Implementing the repeal

by on December 19, 2010  •  In Military

The armed forces will face an array of questions large and small as the repeal process moves forward.  From the NY Times, here is the first of what will doubtless be many reports:

You are a commander of a ship, and one of your top-performing officers, who is known to be a lesbian, is at war with her roommate to the point that it is disrupting the entire unit. The officer asks you for new berthing. What do you do?

You are the senior officer at a busy military recruiting station, and your best recruiter has just told you that his religious beliefs prevent him from processing an outstanding applicant who volunteers that he is gay. What do you do?

These scenarios and their solutions — the commander may reassign roommates, and the recruiter could face disciplinary action — are outlined in a detailed and at times explicit 87-page Defense Department plan for carrying out the repeal of the “don’t ask, don’t tell” law.

In the wake of the Senate vote to end the 17-year-old policy, which forced gay men and women in the military to keep their sexual orientation secret or face discharge, military officials said they did not yet have a timetable for putting the change into effect. President Obama is expected to sign the bill early this week.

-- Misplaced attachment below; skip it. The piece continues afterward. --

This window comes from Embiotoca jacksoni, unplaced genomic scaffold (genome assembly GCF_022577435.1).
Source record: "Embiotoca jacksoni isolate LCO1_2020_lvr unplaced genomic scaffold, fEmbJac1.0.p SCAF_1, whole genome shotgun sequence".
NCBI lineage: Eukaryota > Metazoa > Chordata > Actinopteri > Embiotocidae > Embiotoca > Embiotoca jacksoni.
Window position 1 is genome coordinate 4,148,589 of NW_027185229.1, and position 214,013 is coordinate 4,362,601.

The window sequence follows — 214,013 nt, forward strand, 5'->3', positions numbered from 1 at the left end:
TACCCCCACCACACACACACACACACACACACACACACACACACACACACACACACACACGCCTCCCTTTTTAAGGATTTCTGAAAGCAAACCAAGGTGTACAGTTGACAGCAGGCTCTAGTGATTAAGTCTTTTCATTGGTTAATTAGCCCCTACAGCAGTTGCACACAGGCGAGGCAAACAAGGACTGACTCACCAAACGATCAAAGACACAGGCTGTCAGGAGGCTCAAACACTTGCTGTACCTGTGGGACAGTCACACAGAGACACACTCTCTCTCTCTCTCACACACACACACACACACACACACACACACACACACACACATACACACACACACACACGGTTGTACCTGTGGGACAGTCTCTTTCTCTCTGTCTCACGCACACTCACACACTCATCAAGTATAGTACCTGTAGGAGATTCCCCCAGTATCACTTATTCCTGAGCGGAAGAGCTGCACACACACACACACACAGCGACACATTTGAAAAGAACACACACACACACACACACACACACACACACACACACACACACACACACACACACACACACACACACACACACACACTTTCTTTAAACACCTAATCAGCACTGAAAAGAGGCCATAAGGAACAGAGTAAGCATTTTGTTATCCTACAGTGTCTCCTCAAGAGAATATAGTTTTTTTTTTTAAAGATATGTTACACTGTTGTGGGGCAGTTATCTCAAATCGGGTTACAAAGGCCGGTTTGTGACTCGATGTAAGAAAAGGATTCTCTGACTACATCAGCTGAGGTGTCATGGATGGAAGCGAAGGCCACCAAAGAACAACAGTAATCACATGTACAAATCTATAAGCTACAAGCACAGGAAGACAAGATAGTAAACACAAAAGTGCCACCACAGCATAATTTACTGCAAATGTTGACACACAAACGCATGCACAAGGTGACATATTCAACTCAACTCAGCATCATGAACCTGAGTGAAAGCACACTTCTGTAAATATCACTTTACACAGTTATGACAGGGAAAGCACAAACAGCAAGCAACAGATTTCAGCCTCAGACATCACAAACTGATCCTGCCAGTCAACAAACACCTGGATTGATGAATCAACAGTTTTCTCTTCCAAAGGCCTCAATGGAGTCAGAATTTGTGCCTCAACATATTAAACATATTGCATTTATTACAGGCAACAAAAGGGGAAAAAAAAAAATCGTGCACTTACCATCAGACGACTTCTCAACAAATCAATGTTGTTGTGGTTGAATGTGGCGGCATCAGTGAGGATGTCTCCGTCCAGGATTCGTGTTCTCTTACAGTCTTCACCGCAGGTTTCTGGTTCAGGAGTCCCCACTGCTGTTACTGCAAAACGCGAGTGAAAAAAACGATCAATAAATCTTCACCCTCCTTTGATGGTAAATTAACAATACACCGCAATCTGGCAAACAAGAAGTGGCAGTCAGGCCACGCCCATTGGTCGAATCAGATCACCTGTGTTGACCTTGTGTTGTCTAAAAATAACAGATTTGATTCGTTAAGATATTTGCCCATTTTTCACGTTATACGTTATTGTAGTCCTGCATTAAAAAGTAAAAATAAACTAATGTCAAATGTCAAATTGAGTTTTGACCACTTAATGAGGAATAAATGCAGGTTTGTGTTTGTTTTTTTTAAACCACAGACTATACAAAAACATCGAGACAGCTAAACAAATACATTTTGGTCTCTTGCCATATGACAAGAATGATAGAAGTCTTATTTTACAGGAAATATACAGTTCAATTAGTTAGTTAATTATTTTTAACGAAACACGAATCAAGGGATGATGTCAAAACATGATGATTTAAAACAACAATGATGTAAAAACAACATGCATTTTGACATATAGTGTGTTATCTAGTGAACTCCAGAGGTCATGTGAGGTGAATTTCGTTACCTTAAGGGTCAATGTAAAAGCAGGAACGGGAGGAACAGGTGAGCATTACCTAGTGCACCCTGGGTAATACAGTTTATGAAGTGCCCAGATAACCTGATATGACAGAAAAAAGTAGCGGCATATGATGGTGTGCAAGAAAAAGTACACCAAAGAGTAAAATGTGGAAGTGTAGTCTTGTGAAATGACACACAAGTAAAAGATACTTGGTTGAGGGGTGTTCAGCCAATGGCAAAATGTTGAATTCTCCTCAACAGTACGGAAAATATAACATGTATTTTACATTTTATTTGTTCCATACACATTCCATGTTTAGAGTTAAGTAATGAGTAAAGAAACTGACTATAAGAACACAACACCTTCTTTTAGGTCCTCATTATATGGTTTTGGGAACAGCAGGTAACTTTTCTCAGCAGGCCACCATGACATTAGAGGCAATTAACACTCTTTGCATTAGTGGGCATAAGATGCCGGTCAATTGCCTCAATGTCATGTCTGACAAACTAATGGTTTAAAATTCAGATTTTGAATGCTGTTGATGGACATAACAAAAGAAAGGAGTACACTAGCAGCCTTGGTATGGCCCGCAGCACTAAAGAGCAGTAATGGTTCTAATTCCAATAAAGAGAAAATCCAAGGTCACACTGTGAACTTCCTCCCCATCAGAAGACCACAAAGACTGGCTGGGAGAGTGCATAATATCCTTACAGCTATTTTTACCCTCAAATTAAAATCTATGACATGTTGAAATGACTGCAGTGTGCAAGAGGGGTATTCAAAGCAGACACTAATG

“There will certainly be pressure to get it done in 2011,” one military official said, indicating that repeal will be a relatively slow but not years-long process, as Defense Secretary Robert M. Gates has suggested in recent statements.

Phasing in the repeal by service branch, with some parts of the military affected before others, was “highly unlikely,” said the official, who asked for anonymity to talk more freely about internal deliberations at the Pentagon.

Under the terms of the legislation that passed the Senate on Saturday and the House earlier last week, the Defense Department will not carry out the repeal until Mr. Gates, Mr. Obama and Adm. Mike Mullen, the chairman of the Joint Chiefs of Staff, “certify” that the military is ready to make the change. After that, the legislation requires a 60-day period before the change takes place.

Gay rights advocates said Sunday that repeal should be carried out as quickly as possible, preferably in the first quarter of next year.

Mr. Gates has acknowledged that the president will be watching closely “to ensure that we don’t dawdle or try to slow-roll this” and that Mr. Obama expects the military to prepare “as quickly as we properly and comprehensively could.”

To that end, the military’s plan for the repeal — little noticed when it was released at the same time last month as an exhaustive nine-month Pentagon study on the effects of ending “don’t ask, don’t tell” — demands education and training for commanders as well as combat units, but notes that training “should be efficient and should not burden the force.”

The plan also calls for new Defense Department guidelines to prohibit separate bathrooms and housing assignments on the basis of sexual orientation, although it recommends that commanders be allowed the discretion to make changes. In the case of bathrooms and bathing facilities, the plan says that “commanders have the authority to accommodate privacy requests on an individualized, case-by-case basis, in the interest of maintaining morale, good order and discipline, consistent with performance of mission.”